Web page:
How did your project become reality?
J.N.: I have made films in Asia and other cultures as well as in
Switzerland. I have always wanted to bring both together, the
foreign cultures and my own. Another reason would be the current
discussions about globalization and regionalism. I also wanted
to make a film about that.
In the movie there is some sort of an official part: A delegation
of West African cattle breeders visit Switzerland probably invited
by a development organization. Was this a factor when you decided
the topic of your film?
J.N.: Not at all. I didn't know at first that this meeting was
taking place. By the way, it wasn't initiated by a development
organization but by the Association of Cattle Breeders of the Sahel
(APESS). Ly, who appears in the movie, was the main initiator.
But, as I said, I learned that only later. At first, I simply searched
for topics that are important for Switzerland and also in another
country. I came across the liberalization of the milk prices and
the cheese market in Switzerland. The cattle breeders were scared.
Milk became the topic. Then, I started looking abroad and searched
for a place where milk is also the topic. That's how I came across
the area of the Sahel and the Peul, a pastoral people that has
been living with cows for centuries. Then I started networking.
A film with cattle breeders and cows - isn't this risky?
Yes, of course. This subject has a very burdened history; in
there have been a few exoticizing or
films about peasants/farmers that I didn't want to approach. That's
why I decided to work with people who look ahead and say, "We
want to change the situation for the better."
How did you choose your protagonists?
J.N.: First they had to have a vision, follow a project and show
pleasure in change. Second, I looked for people who had a certain
volume of production. In Switzerland, I determined this through
the volume of milk production. I asked some milk-processing companies
to give me a list of producers who produce 100,000 liters or more.
Then I paid them a visit and chose the ones that fit. I didn't
want people who were afraid about giving up their farm, but those
who look for a way and take risks. In Mali and Burkina Faso I also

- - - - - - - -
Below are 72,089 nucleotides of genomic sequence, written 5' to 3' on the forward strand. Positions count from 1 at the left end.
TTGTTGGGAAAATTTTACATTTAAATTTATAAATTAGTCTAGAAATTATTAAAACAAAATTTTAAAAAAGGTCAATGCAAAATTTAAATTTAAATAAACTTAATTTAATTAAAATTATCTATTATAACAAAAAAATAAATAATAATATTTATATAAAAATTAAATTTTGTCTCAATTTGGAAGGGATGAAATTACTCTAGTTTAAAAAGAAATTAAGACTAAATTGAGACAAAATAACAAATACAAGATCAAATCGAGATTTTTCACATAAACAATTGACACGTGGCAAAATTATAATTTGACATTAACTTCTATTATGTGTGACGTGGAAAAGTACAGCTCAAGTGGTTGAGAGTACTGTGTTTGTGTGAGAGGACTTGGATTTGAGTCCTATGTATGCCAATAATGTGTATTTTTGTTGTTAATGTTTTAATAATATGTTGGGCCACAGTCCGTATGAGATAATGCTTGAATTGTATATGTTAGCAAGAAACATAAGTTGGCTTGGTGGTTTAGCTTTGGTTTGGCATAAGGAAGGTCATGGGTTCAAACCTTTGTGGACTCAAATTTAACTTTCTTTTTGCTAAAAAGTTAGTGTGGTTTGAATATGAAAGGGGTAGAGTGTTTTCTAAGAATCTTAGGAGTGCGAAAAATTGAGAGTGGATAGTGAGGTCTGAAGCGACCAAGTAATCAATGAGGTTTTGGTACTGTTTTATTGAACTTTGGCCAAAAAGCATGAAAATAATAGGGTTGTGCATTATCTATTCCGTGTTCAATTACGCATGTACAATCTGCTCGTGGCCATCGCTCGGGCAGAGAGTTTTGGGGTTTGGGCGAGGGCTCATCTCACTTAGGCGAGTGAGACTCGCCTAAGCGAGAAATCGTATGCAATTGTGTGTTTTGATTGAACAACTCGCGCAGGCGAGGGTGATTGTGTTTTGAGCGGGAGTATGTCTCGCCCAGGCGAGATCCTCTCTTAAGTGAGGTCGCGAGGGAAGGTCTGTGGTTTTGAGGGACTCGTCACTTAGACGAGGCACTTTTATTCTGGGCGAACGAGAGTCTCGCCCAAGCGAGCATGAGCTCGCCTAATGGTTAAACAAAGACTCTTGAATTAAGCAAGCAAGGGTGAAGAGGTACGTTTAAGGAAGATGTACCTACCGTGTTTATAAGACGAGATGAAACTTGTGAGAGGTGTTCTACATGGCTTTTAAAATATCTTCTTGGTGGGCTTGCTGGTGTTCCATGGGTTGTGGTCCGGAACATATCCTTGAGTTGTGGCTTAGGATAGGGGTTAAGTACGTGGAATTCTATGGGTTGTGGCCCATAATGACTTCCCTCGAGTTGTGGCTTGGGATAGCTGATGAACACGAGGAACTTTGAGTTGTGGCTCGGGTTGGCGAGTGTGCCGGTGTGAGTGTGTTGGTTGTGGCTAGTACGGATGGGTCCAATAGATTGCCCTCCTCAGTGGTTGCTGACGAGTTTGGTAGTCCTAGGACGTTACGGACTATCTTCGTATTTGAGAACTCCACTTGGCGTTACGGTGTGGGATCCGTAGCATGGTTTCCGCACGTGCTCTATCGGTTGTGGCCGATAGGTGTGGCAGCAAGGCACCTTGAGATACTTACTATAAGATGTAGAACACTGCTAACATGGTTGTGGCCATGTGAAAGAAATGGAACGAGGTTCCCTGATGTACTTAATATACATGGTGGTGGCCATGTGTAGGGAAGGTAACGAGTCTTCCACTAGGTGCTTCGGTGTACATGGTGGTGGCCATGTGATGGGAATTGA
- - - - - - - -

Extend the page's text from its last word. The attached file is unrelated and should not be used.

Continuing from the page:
looked for successful cattle breeders, but there the milk production
was not the determining factor but the number of livestock. But
here also, we are dealing with modern cattle breeders. In Sahel
they have given up Nomadism and accept that to maintain cattle
in a rational way, they have to settle down, reduce their herd
and feed them and so arrive at a more intensive instead of extensive
This connection - the problematic development of the Sahel - is
not addressed directly in the movie. Is it important?
J.N.: The film in established on another level. But I have done
a lot of research. The soil exploitation in the Sahel is extreme;
there are way too many cows. That accelerates the desertification.
Then you have to add the settler from the south, from the countries
along the coast. If there is another drought like in 1987, then
the situation can become rapidly catastrophic. A more intensive
livestock farming with less, but better cows is of vital importance
for the Peul.
You spoke about nomads - are there any left among the Peul?
J.N.: Actually there are hardly any left. But in their minds they
are all nomads. The Peul see themselves as the chiefs of the
Sahel and look down on the farmers as an inferior class. As a
result of the formation of deserts there is reverse migration
- from north to south, direction Côte d'Ivoire. Traditionally,
farmers live there, and when there is a conflict, shootings can
How many animals do successful cattle breeders have, like the
ones in the movie, Hamadoun and Amadou?
J.N.: Well, a breeder can easily own 3,000 cows, employ 25 herdsmen
while he drives around on a motorcycle or his 4x4. When we accompanied
Hamadoun, he said on many occasions: "Here, I also have a
Globalization is a hot topic, but you relate it to milk, one of
the oldest consumer goods.
J.N.: Milk has had a formative influence on us in Switzerland.
Somehow, we are all cow herdsmen. Exactly the same thing is true
for the Peul. In their legend of the origins of the world - as
told in the film - the world grows from a drop of mil, I am interested
in this traditional track. I didn't want to transport the topic
of globalization via a modern global product that is pushed on
people with the same publicity campaigns worldwide. Another starting
point for my research was that the Swiss agricultural production
has been market-oriented for a long time. The Peul are still at
the very beginning of this development. Subsistence agriculture
is still most important for the Peul because for them the cow has
a value in their daily lives, not on the market. The Swiss farmers,
however, stand at the end of this development. Many have to ask
themselves nowadays if the production of cheese is still worthwhile.
Peul have not cheese …
J.N.: No, for them the cow is, as they put it, "a brother".
That's why a traditional Peul can't commercialise what his cow
produces; at the most he can give the milk as a gift. There is
no urge to refine the product and to conserve it.